According to his biography, quoted by Forbes, he got started in business with a $30,000 gift from his father and a $300,000 loan and "by the time he was 36, in 1991, he was positioned to make the high-stakes business decision that would define him".
That decision was a $590m investment in Citicorp - a shareholding that grew to be worth $10 billion by 2005 and made him, back then, one of the 10 richest people in the world.
The investment, says his official Kingdom Holdings biography, was "a bold move that surprised many. That surprise rapidly turned into admiration as the prince's guidance helped restore the banking giant to full health."
It was also good for the prince, for whom the investment "has since delivered an extraordinary level of return, and represents the largest proportion of HRH's [His Royal Highness] personal wealth".
That wealth, says Forbes, manifests itself in many of the standard-issue trappings of the extremely rich.
There are the obligatory range of palaces, the super yachts (his latest, being built in Germany and due to be launched this year, is said to be the world's largest), his regular appearances at international society events such as the wedding in London in 2011 of Prince William and Catherine, Duchess of Cambridge, and the largest of his private jets, an opulently equipped Boeing 747.
Away from his investments, the prince styles himself as "an avid supporter of peace all over the world" through his Alwaleed Foundations, which over the past three decades have given grants worth more than $3bn to causes in more than 70 countries.
His Saudi-born wife, the 29-year-old Her Highness Princess Ameerah Al-Taweel, serves as the vice-chairwoman of the foundations' board of trustees, supporting "a wide range of humanitarian interests in both Saudi Arabia and around the world".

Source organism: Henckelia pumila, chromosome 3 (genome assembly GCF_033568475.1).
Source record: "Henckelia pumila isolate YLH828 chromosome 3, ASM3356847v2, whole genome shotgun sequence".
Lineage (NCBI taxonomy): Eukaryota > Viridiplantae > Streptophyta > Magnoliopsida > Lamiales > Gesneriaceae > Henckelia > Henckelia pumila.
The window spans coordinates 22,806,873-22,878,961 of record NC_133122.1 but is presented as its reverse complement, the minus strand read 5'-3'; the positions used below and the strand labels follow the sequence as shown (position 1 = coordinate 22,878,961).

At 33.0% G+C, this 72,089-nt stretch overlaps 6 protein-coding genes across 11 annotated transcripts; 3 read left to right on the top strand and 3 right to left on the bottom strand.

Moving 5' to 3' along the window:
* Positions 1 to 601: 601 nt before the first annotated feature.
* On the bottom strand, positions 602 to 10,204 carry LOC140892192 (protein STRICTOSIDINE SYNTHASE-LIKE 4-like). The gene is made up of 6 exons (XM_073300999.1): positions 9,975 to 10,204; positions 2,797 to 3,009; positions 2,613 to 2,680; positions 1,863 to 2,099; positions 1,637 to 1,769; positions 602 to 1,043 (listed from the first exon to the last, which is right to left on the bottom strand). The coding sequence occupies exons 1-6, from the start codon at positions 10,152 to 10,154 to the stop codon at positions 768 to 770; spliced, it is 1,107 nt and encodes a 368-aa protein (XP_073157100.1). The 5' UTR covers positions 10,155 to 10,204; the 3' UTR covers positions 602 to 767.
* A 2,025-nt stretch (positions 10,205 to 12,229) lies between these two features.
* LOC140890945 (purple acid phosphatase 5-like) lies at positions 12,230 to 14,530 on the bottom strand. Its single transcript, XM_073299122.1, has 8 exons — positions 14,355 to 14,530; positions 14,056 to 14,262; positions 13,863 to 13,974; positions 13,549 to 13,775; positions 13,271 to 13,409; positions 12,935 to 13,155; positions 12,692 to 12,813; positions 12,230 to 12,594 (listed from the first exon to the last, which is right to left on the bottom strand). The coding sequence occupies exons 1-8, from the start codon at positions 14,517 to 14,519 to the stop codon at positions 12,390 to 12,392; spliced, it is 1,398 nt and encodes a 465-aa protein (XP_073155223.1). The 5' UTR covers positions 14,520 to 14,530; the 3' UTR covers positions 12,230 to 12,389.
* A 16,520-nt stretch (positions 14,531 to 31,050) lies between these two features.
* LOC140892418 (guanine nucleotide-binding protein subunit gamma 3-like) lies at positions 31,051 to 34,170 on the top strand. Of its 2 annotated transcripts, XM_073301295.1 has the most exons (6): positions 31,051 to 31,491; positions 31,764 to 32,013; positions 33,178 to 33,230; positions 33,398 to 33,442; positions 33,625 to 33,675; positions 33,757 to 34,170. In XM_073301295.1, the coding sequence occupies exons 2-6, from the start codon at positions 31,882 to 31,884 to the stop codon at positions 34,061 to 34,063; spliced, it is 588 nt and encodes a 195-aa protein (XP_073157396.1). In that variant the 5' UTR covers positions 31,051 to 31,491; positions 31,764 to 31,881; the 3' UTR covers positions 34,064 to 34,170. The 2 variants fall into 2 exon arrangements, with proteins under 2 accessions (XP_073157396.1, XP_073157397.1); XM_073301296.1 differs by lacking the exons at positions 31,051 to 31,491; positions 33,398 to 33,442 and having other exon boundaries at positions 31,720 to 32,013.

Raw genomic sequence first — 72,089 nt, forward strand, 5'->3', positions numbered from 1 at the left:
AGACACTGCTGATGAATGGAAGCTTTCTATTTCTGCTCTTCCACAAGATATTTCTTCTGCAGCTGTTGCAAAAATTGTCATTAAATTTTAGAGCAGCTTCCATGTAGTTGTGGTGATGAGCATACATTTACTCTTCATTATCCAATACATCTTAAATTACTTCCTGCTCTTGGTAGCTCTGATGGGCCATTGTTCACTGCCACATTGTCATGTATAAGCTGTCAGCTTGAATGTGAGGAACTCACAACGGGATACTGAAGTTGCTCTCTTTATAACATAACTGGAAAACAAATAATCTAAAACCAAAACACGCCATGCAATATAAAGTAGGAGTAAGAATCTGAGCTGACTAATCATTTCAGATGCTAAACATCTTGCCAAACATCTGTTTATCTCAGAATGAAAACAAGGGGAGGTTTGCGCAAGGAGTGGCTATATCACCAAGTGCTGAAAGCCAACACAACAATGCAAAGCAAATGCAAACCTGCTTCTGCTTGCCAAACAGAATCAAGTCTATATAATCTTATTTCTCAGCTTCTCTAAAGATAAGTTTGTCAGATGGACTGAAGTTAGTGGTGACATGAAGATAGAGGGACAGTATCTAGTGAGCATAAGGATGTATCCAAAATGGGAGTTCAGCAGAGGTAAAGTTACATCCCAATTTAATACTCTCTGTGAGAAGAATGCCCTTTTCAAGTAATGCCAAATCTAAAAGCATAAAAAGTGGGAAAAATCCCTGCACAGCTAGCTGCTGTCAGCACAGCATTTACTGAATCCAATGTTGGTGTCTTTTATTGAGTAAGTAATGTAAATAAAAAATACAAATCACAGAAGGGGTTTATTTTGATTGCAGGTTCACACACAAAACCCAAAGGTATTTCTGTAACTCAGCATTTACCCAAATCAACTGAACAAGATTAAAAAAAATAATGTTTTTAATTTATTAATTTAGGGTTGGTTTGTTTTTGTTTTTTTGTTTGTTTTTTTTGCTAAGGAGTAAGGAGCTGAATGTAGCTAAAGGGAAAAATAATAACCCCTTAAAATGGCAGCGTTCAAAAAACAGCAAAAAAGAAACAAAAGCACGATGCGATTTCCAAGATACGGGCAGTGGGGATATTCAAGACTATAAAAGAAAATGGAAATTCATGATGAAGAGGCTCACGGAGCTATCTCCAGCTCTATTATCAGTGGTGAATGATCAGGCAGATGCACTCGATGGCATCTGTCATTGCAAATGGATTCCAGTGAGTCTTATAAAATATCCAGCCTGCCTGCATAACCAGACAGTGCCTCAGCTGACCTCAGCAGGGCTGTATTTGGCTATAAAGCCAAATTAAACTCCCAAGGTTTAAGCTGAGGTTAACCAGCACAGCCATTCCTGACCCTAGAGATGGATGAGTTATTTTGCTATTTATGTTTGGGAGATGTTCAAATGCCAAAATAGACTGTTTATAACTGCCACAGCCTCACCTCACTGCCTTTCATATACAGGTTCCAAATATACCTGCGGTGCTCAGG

She also shares his passion for reform and has become increasingly associated with campaigns for women's rights in Saudi Arabia and the wider Arab world.
"I think every Saudi woman is trying her best to be treated equally and to acquire her own rights in the country," she said during an interview on the US's National Public Radio in 2011 about her support for the campaign to allow women to drive in the Kingdom.
On his personal website, Prince Al Waleed defines himself as a "visionary investor" and a "leading philanthropist who has made a difference in the lives of thousands of people in Saudi Arabia, Lebanon and around the world, particularly in some of the most impoverished countries in Africa and Asia".
As a boy he "used his privileged upbringing to share his pocket money as well as food with the less privileged". Later, "when he started making his billions from shrewd and sometimes lucky investments around the world", he came to believe that "giving and sharing is his obligation to God ... as important as daily prayers."
He has certainly earned many admirers. His CV is an impressive, 17-page document, recording 23 honorary doctorates he has been granted by universities in 13 countries, including the US and the UK. The citations accompanying them "point to his financial contributions to education, international understanding [and] coexistence and to the provision of assistance to the victims of natural disasters, as well as to the poor and needy, irrespective of nationality, race or creed".
The CV also lists the 66 medals he has received from various countries and organisations, and his honorary citizenship of 20 cities - though not all honours have been bestowed as a result of his philanthropy.
His generosity has not always been appreciated.
In a visit to New York a month after 9/11, the prince condemned the attacks as a "tremendous crime" and handed the mayor, Rudy Giuliani, a $10m donation towards relief.
"We are here to tell New York that Saudi Arabia is with the United States wholeheartedly," he added. But he also issued a statement in which he said "the government of the United States should re-examine its policies in the Middle East and adopt a more balanced stance toward the Palestinian cause".
As a result, Giuliani rejected the donation, saying "the people who did it lost any right to ask for justification for it when they slaughtered four or five thousand innocent people".
Nevertheless, one of the prince's lifetime aims, according to his statement of personal philosophy, remains "to initiate meaningful dialogue and discussion between Islam and other world cultures to diffuse unnecessary tensions and set a path towards openness, understanding and peace".
The prince "has been outraged by the violent actions of an extreme minority that have so hatefully obscured the dignity and peaceful teachings of Islam, and is determined to use his high profile to support peace and initiate positive change for every citizen of the world".
Except, perhaps, for now at least, with Forbes.